Edited by Ron Thorne

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Vincent Nilsson is a heck of a writer, too. He has an arrangement of "Lament" by JJ Johnson on the new Renee Rosnes/DRBB album.

Mike

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'Aura'. like most if not all, of Miles' 'Comeback' albums is pretty forgetfull.

Live, Miles was still fun, listening to his 85 Malmo concert right now and loving it.

Miles wasn't really into recording anymore. 'Tutu' might have been the exception, because he had just signed ( a dreadful deal) with Warner Brothers. He recorded because that's what you did when you were a famous musician.

Anyone out there has "Amandala' always in their Cd player? or' Dingo"? Or 'You're Under arrest'? Kenny G couldn't make as bad an album as those.

The hip hop album might also be an exception. He seemed actually interested in the process.

Miles was into trying to keep the Grim Reaper at bay for as long as possible, during those years.

He was going to retire in 88. But, when Gil died, he immediately checked himself out of the hospital and had his manager book a tour.

When I was booking him in 91, he was doing 2 1/2 hour shows. Almost blind, totally, excuse the expresion, 'blotto. No idea what was going on around him, or where he was, except the show.

In the finest tradition of Showbiz...The Show Must Go On!.

The most incredible thing to me about Miles was his will to PLAY! To be in a band! To the very end.

After all the bullshit that was and will be written about Miles, he was the essential Jazz Musician. Always!

Listen to the live gigs. They capture his love of being part of a band with other Jazz Musicians better than the records.

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I don't think Dingo was as bad as Kenny G, but I think I understand your displeasure.

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'Aura'. like most if not all, of Miles' 'Comeback' albums is pretty forgetfull.

Perhaps you meant to say "forgettable"? In any event, it's curious that Miles didn't agree with your assessment of this particular session, apparently.

I think many of us here would be quite interested to learn more about your relationship with Miles Davis.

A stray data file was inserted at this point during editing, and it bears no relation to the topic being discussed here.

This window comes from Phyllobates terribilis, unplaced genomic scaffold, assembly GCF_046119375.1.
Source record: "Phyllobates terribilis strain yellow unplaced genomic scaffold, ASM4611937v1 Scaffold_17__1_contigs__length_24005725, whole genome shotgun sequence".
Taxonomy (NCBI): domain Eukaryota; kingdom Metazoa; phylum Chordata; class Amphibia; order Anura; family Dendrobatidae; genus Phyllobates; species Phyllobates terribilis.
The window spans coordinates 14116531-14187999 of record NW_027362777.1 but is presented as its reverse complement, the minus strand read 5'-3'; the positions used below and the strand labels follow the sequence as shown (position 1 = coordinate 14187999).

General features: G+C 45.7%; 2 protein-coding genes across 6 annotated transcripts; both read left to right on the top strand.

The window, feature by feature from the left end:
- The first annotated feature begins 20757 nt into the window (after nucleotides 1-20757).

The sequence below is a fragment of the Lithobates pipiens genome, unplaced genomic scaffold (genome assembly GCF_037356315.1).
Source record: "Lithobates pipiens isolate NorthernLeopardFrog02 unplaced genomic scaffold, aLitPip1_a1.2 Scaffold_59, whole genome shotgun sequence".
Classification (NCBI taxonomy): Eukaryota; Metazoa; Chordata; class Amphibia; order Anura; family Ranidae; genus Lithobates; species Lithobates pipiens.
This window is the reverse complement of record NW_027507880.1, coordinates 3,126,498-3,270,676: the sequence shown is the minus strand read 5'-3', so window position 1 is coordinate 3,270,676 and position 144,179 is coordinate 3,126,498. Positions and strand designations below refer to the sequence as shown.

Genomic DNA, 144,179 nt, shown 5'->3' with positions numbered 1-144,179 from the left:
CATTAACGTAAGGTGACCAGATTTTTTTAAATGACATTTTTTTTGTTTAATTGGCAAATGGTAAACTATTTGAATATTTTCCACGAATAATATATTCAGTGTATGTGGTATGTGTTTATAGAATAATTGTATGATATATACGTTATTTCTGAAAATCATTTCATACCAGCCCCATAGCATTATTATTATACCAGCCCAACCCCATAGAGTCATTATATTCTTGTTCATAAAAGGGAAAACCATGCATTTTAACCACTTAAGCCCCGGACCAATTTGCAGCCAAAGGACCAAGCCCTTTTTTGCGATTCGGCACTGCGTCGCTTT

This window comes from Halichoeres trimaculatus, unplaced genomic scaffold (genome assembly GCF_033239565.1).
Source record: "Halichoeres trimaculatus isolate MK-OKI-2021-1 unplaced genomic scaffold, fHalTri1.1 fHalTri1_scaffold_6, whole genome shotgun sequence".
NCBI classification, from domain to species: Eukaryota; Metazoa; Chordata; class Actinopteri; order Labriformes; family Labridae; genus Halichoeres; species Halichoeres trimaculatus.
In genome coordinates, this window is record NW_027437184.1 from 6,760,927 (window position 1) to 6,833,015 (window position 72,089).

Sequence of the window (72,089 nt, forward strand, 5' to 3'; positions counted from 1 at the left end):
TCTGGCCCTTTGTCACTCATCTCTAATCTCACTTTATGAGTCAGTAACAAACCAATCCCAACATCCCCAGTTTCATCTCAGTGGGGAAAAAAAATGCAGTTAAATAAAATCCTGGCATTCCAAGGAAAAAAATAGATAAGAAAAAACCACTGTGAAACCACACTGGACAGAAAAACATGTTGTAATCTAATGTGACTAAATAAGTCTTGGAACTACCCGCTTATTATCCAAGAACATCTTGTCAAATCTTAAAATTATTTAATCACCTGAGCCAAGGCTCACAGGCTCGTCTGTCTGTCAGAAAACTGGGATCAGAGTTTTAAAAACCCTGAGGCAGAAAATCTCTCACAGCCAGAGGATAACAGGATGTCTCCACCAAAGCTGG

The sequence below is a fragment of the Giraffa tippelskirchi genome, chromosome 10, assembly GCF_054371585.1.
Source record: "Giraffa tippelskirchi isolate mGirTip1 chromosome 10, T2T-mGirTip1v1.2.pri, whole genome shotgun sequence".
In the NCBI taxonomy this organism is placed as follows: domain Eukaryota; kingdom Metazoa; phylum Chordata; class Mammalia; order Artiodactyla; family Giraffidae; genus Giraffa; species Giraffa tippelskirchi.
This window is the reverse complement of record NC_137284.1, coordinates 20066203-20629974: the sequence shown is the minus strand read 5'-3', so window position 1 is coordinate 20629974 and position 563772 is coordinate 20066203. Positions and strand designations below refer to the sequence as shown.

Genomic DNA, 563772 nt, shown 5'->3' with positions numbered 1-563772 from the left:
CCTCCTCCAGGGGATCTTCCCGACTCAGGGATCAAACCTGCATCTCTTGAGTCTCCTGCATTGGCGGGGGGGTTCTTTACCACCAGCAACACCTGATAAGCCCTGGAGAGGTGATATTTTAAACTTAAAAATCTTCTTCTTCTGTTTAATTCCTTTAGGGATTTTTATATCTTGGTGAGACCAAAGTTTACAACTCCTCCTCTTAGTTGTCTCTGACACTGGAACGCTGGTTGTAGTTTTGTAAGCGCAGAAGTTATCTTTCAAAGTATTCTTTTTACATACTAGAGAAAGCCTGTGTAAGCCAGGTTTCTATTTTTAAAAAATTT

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I think "Star people", "Decoy" and "Amandla" are very good albums. They can't be compared with "Dingo" or "Siesta", which are not really Miles' projects.

As far as post-comeback live albums are concerned, I prefer "We want Miles" to his later concert recordings, which tend to rely on the same few tunes ("Time after time" and so on). His post-1987 live recordings are overrepresented on official albums and bootlegs.

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i won't compare it to any previous work by Miles but i really think Siesta it's a beautiful album. i would love to have it duly remastered.

peace

Marcus Oliveira

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I always dug this album. ProgRock meets Miles at the crossroads with some blazing Mahavishnu guitar work. I'd say this was his best post-comeback work, but it wasn't miles ahead of the pack. There were other albums almost as good for me. B)

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'Dingo' IMO, was a pretty good album. Not up there with his more popular recordings, but I enjoyed it much more than 'Tutu'. Maybe it has to do with the compositions (by LeGrand), but his playing was very nice, and I think it perhaps is a little underrated. Aahh, what do I know? I think 'Doo-Bop' is underrated as well.

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'Dingo' IMO, was a pretty good album. Not up there with his more popular recordings, but I enjoyed it much more than 'Tutu'. Maybe it has to do with the compositions (by LeGrand), but his playing was very nice, and I think it perhaps is a little underrated. Aahh, what do I know? I think 'Doo-Bop' is underrated as well.

Ummm ... Jad, with all due respect, this thread was solely focusing on Miles' album Aura and its impact upon us within his oeuvre.

What are your impressions of the album under discussion?

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With some mo' due respect, threads go off the rails around here quite often, Ron.

IMHO, discussing "Dingo" is more "on topic" than some twist and turns have taken plenty of other good threads in the past.

That said, I'd welcome some more discussion of "Aura" as well, or "Dingo", or any of the more "outside the norm" recordings Miles did in the 80's and 90's.

Edited by Rooster_Ties